Katherine Spindler: Selah
Opening speech by Dominique Edwards
I have found the writing of this piece particularly challenging. How does one attribute language, in the format of the spoken word, as descriptive of a visual-experience, essentially – to a feeling? One that I do not choose to distance myself from in an objectively dissociative manner. Add to that a familiarity with Katherine’s work that has over the course of the last few years become somewhat intuitive and internalised and further informed by witnessing the making of this work, not only in its’ physical manifestation, but also in conversation with Katherine. My response to this work is intrinsically informed by all of the aforementioned; I have not been able to separate these waters, though the exercise in trying to do so has been enlightening.
I would therefore like to thank Katherine for providing me with the opportunity to spend time with her work. To look, think and feel my way through the time she has spent in its making.
Katherine paints what appears to be a hand waving a hanky. The implied movement of the wrist seems to suggest the act of painting. The gesture of the paintbrush – in turn – a performance of some sorts evokes for me the image of a small choir, orchestrated by a gentle hand. Palm cast open, the poetic materiality of the handkerchief evoked here:
a small, square, white sheet of cloth, a quiet item, a surrender of some sorts, a beacon, place and point, a marker, an object that speaks of loss, grief, the practical and mundane activity of the everyday, of sickness and prayer…this materiality – I find embodied throughout the show, emerging as an empty page in an open book of songs, a ream of paper scattered, suspended, windswept, a recurring luminous white curtain, dissolving on occasion into the surface of the painting and returning as a subsurface, an overcast sky that might as well be a dark night or a dense burst of rain, bust most likely – the ocean.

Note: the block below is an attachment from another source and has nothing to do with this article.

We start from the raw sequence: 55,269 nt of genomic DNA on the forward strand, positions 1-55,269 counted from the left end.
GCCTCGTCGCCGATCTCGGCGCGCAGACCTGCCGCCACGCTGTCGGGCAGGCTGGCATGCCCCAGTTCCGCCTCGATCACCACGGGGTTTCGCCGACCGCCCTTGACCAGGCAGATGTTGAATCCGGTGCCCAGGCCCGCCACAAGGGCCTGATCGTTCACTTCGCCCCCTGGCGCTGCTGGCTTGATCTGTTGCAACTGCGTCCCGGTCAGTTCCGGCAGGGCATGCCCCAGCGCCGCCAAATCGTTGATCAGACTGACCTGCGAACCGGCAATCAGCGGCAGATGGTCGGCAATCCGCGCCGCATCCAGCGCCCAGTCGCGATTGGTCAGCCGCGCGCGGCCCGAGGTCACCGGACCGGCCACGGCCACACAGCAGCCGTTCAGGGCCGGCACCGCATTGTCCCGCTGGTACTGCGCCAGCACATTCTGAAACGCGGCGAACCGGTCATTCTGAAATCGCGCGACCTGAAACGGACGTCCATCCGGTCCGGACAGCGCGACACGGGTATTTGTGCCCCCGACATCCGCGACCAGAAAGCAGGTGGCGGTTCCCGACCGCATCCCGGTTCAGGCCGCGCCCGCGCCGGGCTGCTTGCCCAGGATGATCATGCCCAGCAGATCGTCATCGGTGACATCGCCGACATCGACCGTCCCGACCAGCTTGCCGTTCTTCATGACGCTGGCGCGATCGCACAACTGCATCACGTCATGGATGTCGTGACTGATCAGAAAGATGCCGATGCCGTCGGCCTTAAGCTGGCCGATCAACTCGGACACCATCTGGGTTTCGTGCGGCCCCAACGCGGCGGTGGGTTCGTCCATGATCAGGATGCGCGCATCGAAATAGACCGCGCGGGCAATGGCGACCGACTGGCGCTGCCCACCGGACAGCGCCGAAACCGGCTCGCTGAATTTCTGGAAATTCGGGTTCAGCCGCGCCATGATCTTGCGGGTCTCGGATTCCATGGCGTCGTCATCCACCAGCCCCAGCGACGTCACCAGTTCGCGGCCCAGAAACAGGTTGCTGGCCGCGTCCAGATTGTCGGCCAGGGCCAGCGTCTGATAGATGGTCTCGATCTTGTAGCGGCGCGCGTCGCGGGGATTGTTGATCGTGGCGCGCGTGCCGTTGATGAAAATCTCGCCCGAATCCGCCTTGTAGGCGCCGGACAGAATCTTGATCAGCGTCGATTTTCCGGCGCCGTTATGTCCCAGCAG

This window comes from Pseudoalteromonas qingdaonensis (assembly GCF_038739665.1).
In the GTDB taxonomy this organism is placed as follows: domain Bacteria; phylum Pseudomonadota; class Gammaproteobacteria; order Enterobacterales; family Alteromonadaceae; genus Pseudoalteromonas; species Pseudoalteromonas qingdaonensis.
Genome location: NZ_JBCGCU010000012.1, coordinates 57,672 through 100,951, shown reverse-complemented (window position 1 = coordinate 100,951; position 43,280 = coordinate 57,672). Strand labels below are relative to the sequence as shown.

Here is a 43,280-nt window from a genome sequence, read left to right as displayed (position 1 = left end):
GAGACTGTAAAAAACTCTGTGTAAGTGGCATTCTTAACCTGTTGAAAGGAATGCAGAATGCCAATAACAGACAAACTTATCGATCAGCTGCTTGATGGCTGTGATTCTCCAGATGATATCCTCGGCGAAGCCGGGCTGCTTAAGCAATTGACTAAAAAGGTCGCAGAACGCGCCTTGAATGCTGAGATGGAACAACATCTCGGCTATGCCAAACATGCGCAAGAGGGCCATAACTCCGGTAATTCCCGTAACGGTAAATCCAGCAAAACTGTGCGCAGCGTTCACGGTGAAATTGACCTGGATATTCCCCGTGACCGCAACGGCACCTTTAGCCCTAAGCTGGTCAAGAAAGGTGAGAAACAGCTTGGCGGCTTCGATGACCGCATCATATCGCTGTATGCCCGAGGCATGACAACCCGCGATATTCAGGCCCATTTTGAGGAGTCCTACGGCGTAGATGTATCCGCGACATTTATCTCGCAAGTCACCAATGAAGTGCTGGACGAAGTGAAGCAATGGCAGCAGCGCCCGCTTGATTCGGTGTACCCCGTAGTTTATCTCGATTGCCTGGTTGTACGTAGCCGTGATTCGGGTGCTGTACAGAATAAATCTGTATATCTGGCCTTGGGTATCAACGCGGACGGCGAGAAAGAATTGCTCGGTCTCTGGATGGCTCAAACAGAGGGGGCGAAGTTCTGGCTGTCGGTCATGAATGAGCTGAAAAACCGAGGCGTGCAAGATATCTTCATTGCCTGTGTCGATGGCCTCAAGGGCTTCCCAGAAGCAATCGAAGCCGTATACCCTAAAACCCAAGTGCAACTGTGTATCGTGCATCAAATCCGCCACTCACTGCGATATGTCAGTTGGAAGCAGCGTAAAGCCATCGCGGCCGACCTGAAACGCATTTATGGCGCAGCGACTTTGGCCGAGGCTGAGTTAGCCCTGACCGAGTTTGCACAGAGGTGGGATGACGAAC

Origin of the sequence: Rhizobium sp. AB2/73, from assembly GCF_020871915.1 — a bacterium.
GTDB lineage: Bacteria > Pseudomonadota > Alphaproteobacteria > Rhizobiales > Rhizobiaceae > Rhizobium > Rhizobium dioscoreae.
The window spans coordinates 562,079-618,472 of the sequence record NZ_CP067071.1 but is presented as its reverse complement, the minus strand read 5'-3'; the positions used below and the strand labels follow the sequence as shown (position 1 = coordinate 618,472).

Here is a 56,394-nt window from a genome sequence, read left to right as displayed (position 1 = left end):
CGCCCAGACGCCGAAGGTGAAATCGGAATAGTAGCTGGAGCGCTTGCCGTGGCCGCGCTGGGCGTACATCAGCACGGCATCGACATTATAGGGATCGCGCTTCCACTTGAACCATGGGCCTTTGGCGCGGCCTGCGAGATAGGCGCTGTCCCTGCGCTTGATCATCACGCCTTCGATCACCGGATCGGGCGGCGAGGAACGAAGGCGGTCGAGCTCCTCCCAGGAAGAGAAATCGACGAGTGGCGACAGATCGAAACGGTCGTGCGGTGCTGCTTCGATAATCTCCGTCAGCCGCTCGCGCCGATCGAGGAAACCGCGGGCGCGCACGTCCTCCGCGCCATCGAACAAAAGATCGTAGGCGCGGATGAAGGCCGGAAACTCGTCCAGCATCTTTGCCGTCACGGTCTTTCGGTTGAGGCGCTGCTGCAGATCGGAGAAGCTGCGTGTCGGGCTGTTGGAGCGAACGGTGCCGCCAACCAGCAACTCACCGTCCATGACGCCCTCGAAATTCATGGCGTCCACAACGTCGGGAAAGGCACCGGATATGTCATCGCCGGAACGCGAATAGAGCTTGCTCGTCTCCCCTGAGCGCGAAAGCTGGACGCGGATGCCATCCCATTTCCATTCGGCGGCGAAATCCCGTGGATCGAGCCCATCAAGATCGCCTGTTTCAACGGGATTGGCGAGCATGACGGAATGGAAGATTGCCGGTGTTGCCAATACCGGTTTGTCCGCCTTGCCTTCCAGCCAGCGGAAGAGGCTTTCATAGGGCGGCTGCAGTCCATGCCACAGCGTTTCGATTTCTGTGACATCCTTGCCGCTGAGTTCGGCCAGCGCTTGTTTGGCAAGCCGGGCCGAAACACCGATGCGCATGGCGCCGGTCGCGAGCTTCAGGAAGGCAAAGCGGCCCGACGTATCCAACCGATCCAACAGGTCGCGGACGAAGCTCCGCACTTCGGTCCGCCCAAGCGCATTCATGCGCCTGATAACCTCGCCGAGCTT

To me, Katherine holds the sea – and when thinking about holding, in this context – I cannot help but consider the artists’ hand – the knowledge it seems to hold and simultaneously seek, revealed in that moment where the brush is instantly lifted and the paint remains untouched.
In light of the impossibility of being able to physically hold water. The canvas, in turn, becomes a place where a moment seeks to be found, held and seen. The treatment of paint here is layered, the artists’ hand dissolves into the water, the curtain loses its edge, and Katherine subsequently transforms the figure into the ground – the surface emerging as one that is gently padded, gently spread and folded, carefully handled – one hand above and another below, carried across the living room floor, where the object in her hand becomes a shell, something she lifts to her ear – there to where the ocean spills into her world, and into the realm of “the outside.”
Katherine navigates an intimate and uncertain place, one that exists in paint, on surface, canvas and paper – and is subject to the thud, scrape, and intermittently soothing stroke of the brush. Somewhere in there, is a gentle pause, a distant sound, a moment suspended – something that requires us to look, so that we might hear. Katherine provides us with just a sense. We do not need to know what we are looking at, we do not require the detail, only enough information for what we think we are looking at to manifest in our minds eye, and roam there.
These waters cannot be named, there is no means by navigating them other than by way of body – and what I mean here, when referring to body – is the body as a first place, a place inhabited – a place that holds other places, an interior world.
This constant negotiation of the interior as ever present, as one that is explored by means of peering into – and always from. What do we find in this place of no-place? From the depths of the ocean at its floor, a blackness of the deepest blue – the weight of its water bracing the cavity of one’s chest – this little bit of hollowness, this little bit of space that holds itself and is the body? Viewed from the hull of a ship, from across a kitchen table, beyond a curtain, into the night. These modalities of looking into the non-descript – are for me, that of turning inward. Katherine draws our attention to the body, here we can peer into the vessel, the shell she lifts to her ear, the suggested piano her figures in their inability to see hear and or speak find themselves beached on. It is here where one might recognise the foghorn, that distant sound calling you into being.
A sensory experience, immersive and enveloping. Katherine Spindler has managed to, by means of evoking painting as a way of seeking, thinking and ultimately – being – create a contemplative space for her viewer, one of in-dwelling. Somewhere between the suggestion of a pause and the intake of a breath, somewhere between waking and waiting – and where, if so inclined, we are able to momentarily dwell.
Thank you Katherine.